Harry Potter Moment of the Week is a meme hosted by Leah at Uncorked Thoughts. The aim of this meme is to share with fellow bloggers a character, spell, chapter, object or quote from the books/films/J. K. Rowling herself or anything Potter related!


This week's question: Best Shop in Diagon Alley?


All of them, obviously. But I suppose Eeylops Owl Emporium is the one, as I love animals and owls are my favourite birds. :)

Showcase Sunday June

Showcase Sunday is hosted by Vicky at Books, Biscuits and Tea.




I got these three lovely hardbacks and a few e-books. What did you get? :)



Thief's Covenant (Widdershins Adventures, #1) by Ari Marmell
False Covenant (Widdershins Adventures, #2) by Ari Marmell
The Glass Sentence (The Mapmakers Trilogy, #1) by S.E. Grove

E-books:



I've had the first and third ToG novellas on my Kindle for ages. I finally started reading the first one and I had to have the whole collection. But I guess I will eventually buy a print copy as well, because the cover! :)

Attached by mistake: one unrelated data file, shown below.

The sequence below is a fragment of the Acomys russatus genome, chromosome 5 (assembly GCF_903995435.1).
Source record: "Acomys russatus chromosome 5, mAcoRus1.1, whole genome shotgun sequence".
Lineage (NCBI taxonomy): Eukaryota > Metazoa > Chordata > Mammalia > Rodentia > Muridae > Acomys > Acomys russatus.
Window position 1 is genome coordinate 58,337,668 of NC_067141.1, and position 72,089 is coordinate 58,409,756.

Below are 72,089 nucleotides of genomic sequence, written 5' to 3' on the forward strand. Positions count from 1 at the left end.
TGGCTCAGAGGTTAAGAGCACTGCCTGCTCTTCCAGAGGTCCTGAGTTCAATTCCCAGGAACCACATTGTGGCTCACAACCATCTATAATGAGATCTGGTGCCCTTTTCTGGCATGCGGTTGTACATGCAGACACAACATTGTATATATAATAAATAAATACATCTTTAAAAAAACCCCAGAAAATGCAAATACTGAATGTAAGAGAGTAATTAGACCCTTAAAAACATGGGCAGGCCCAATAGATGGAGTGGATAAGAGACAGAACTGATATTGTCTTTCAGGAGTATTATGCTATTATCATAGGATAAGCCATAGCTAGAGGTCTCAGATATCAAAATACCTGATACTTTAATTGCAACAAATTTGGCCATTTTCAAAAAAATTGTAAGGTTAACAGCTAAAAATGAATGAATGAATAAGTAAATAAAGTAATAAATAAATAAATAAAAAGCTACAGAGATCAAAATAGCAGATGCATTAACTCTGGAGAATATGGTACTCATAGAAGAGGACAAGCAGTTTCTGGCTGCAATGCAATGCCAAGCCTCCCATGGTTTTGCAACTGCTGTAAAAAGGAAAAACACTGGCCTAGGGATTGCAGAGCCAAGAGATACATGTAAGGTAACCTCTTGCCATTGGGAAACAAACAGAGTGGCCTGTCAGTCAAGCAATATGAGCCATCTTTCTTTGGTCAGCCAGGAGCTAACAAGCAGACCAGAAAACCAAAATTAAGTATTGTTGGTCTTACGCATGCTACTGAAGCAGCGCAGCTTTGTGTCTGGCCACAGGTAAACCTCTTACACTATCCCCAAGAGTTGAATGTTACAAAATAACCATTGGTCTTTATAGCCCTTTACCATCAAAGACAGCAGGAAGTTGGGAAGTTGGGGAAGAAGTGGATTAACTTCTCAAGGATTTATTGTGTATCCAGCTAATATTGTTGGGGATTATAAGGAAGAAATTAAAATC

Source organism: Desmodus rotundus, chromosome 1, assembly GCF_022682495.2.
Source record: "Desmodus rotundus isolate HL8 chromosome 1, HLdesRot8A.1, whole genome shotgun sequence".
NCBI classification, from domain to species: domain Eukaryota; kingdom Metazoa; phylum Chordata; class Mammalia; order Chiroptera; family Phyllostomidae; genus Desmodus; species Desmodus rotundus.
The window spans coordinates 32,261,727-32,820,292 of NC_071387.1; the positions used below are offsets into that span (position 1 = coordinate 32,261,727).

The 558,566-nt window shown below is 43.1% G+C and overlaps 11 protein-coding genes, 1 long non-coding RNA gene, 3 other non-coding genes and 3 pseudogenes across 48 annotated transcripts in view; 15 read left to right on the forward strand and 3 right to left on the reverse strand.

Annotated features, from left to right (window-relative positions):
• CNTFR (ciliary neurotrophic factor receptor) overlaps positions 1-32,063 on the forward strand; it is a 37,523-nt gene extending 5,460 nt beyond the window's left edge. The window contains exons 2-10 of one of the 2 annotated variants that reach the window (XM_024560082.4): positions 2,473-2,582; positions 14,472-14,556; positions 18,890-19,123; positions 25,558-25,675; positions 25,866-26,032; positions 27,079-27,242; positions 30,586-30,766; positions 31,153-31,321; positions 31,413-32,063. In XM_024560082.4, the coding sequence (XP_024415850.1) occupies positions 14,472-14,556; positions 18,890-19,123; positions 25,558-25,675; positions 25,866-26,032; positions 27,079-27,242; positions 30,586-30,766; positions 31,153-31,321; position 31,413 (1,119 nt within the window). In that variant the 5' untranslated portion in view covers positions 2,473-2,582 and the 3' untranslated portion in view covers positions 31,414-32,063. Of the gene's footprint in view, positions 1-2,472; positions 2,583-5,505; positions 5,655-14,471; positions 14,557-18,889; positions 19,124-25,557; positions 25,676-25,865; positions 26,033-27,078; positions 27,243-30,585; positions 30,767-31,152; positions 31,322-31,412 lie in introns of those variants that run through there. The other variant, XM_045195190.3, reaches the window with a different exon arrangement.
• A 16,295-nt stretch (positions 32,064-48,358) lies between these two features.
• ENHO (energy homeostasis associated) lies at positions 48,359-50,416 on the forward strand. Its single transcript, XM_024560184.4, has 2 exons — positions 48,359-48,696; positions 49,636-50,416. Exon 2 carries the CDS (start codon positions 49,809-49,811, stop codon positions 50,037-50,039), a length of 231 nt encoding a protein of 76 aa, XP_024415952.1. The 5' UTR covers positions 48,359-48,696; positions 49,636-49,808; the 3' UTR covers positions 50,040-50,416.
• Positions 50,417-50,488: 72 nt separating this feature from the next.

The Assassin's Blade (Throne of Glass, #0.1-0.5) by Sarah J. Maas



Why We Broke Up by Daniel Handler

Daniel Handler is the real name of Lemony Snicket! :)



The Lying Game (The Lying Game, #1) by Sara Shepard


NetGalley:

Big thank you to all the wonderful publishers! :)




Heir of Fire (Throne of Glass #3) by Sarah J. Maas



The Miniaturist by Jessie Burton


I, Morgana by Felicity Pulman 



The Glasgow Coma Scale by Neil Stewart